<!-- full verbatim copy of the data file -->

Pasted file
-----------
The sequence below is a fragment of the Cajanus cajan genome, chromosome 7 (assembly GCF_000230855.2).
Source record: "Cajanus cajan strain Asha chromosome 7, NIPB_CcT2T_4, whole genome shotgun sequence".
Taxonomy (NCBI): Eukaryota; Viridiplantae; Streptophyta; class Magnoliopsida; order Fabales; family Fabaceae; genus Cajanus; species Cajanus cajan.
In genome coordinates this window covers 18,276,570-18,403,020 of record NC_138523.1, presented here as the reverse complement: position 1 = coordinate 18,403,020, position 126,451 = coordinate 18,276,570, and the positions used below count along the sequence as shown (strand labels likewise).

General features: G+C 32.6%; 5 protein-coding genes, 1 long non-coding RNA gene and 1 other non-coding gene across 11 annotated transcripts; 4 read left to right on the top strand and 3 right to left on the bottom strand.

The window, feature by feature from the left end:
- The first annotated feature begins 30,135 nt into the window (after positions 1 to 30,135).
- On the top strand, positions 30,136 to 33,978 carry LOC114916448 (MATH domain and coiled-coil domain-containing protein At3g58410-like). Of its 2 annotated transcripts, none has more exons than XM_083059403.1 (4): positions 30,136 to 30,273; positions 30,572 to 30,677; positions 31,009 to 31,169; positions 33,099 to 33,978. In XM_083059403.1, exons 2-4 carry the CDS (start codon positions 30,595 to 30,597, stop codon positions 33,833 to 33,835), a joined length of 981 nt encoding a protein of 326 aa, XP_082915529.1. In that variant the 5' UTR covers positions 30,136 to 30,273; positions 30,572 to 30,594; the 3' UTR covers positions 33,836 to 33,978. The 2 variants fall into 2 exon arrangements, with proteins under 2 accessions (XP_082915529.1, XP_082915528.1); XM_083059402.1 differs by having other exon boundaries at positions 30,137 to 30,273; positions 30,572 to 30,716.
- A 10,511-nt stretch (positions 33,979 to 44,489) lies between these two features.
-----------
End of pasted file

The sequence below is a fragment of the Cajanus cajan genome, chromosome 7 (assembly GCF_000230855.2).
Source record: "Cajanus cajan strain Asha chromosome 7, NIPB_CcT2T_4, whole genome shotgun sequence".
Taxonomy (NCBI): Eukaryota; Viridiplantae; Streptophyta; class Magnoliopsida; order Fabales; family Fabaceae; genus Cajanus; species Cajanus cajan.
In genome coordinates this window covers 18,276,570-18,403,020 of record NC_138523.1, presented here as the reverse complement: position 1 = coordinate 18,403,020, position 126,451 = coordinate 18,276,570, and the positions used below count along the sequence as shown (strand labels likewise).

General features: G+C 32.6%; 5 protein-coding genes, 1 long non-coding RNA gene and 1 other non-coding gene across 11 annotated transcripts; 4 read left to right on the top strand and 3 right to left on the bottom strand.

The window, feature by feature from the left end:
- The first annotated feature begins 30,135 nt into the window (after positions 1 to 30,135).
- On the top strand, positions 30,136 to 33,978 carry LOC114916448 (MATH domain and coiled-coil domain-containing protein At3g58410-like). Of its 2 annotated transcripts, none has more exons than XM_083059403.1 (4): positions 30,136 to 30,273; positions 30,572 to 30,677; positions 31,009 to 31,169; positions 33,099 to 33,978. In XM_083059403.1, exons 2-4 carry the CDS (start codon positions 30,595 to 30,597, stop codon positions 33,833 to 33,835), a joined length of 981 nt encoding a protein of 326 aa, XP_082915529.1. In that variant the 5' UTR covers positions 30,136 to 30,273; positions 30,572 to 30,594; the 3' UTR covers positions 33,836 to 33,978. The 2 variants fall into 2 exon arrangements, with proteins under 2 accessions (XP_082915529.1, XP_082915528.1); XM_083059402.1 differs by having other exon boundaries at positions 30,137 to 30,273; positions 30,572 to 30,716.
- A 10,511-nt stretch (positions 33,979 to 44,489) lies between these two features.